What is a far infrared sauna? Infrared saunas are different from traditional saunas in that they heat your body by using infrared waves rather than heating the air and room temperature of the sauna. This is explained more in detail on my page about infrared sauna vs traditional sauna (I will provide a link to that page a bit further down below, but I don’t want to cause distraction right here at the beginning).
With that out of the way we can further differentiate and categorize infrared saunas in far infrared or near infrared saunas (and full spectrum infrared saunas, to be thorough).
In order to understand the difference between far infrared and near infrared I do have to get a little technical.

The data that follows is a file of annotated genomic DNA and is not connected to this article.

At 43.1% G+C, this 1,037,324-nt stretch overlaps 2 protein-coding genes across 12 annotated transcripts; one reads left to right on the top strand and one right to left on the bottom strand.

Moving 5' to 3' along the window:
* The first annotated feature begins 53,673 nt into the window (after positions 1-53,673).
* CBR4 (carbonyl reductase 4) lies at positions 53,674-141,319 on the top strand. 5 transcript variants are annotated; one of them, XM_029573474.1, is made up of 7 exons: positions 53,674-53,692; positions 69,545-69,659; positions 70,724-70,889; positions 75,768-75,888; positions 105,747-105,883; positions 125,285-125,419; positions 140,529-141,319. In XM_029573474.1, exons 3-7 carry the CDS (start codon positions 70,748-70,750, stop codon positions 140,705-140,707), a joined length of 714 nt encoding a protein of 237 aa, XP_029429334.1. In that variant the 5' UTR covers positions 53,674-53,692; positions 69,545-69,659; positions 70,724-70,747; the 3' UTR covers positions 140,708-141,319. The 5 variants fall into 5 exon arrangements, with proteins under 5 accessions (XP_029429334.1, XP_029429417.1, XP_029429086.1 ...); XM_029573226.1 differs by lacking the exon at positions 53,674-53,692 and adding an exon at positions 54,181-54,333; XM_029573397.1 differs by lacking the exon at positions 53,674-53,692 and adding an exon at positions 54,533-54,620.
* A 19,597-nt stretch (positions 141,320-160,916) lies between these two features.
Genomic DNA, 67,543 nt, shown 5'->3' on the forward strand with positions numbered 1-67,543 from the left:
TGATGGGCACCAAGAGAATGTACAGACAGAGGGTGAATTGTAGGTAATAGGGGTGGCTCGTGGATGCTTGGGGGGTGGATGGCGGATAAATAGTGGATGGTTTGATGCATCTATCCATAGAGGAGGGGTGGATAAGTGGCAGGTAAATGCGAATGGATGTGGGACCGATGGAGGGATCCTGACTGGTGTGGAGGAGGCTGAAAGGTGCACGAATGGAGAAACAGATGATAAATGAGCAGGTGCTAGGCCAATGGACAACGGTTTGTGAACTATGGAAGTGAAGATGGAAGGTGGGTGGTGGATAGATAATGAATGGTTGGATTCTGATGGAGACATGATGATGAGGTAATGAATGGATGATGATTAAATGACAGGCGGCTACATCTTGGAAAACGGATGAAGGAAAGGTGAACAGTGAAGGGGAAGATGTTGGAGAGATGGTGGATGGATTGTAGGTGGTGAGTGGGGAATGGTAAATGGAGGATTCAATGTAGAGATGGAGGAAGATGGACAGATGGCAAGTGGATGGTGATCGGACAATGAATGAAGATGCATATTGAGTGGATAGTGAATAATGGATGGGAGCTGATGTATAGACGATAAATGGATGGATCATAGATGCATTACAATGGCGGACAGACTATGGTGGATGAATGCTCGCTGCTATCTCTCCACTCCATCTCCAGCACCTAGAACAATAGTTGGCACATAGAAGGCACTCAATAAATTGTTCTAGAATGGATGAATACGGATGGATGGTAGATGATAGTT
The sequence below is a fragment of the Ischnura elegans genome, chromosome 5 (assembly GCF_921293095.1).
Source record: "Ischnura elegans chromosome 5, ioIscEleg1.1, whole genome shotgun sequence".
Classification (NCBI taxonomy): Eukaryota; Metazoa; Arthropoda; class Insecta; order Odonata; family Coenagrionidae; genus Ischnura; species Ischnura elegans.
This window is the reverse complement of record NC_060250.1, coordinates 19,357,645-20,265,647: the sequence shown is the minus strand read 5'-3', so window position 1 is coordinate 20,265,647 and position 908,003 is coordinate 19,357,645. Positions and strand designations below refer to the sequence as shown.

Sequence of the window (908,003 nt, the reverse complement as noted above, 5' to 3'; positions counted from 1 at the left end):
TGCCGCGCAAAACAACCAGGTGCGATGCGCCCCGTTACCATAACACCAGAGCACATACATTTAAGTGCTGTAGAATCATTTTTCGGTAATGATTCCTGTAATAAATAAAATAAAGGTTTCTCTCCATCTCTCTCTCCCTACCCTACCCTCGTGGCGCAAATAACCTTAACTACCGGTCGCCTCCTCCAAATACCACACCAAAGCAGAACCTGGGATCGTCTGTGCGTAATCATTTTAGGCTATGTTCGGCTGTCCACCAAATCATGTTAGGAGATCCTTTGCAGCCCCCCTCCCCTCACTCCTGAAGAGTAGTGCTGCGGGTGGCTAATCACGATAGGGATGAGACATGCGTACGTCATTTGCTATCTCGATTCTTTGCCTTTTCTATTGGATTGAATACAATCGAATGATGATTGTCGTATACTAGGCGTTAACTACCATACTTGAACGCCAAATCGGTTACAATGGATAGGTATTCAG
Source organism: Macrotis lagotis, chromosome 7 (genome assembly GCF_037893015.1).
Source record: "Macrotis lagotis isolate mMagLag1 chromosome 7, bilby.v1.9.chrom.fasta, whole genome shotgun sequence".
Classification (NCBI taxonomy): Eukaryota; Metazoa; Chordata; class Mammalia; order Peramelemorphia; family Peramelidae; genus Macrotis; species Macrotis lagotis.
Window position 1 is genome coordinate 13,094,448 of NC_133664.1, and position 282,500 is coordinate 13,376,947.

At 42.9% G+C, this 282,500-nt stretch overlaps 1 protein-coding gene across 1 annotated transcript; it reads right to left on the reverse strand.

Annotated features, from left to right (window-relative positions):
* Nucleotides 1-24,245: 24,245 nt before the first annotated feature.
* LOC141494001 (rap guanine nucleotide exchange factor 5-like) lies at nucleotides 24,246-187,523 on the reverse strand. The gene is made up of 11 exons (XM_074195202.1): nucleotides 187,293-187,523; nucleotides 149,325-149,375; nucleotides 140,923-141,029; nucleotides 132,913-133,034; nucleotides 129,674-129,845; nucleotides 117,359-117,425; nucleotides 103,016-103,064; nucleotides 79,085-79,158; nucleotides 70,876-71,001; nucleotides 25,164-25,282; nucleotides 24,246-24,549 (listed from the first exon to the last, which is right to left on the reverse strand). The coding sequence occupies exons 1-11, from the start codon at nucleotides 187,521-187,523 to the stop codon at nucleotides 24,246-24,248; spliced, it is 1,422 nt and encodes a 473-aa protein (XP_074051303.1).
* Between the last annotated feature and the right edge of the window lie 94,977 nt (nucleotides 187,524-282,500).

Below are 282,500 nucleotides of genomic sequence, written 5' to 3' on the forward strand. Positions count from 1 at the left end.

Warning: what follows may come across as technical and theoretical, but it is crucial for a good understanding of the concept of far infrared sauna. I promise I will try and explain it as simple as possible. Please bear with me.
Ready? Here we go.
A far infrared sauna or near infrared sauna has to do with the wavelength of the infrared energy that the sauna emits.
In order to understand this, allow me to introduce the concept of the electromagnetic spectrum. The electromagnetic spectrum deals with the wavelengths and frequencies of electromagnetic radiation.
You may or may not know that visible light comes in different wavelengths and frequencies (hence the different colors of the rainbow, each color corresponds with a unique frequency). The higher the frequency, the lower the wavelength. This becomes clearer with the image below. You can see that the wavelength (distance between two tops of the waves) is shorter at a higher frequency than at a lower frequency.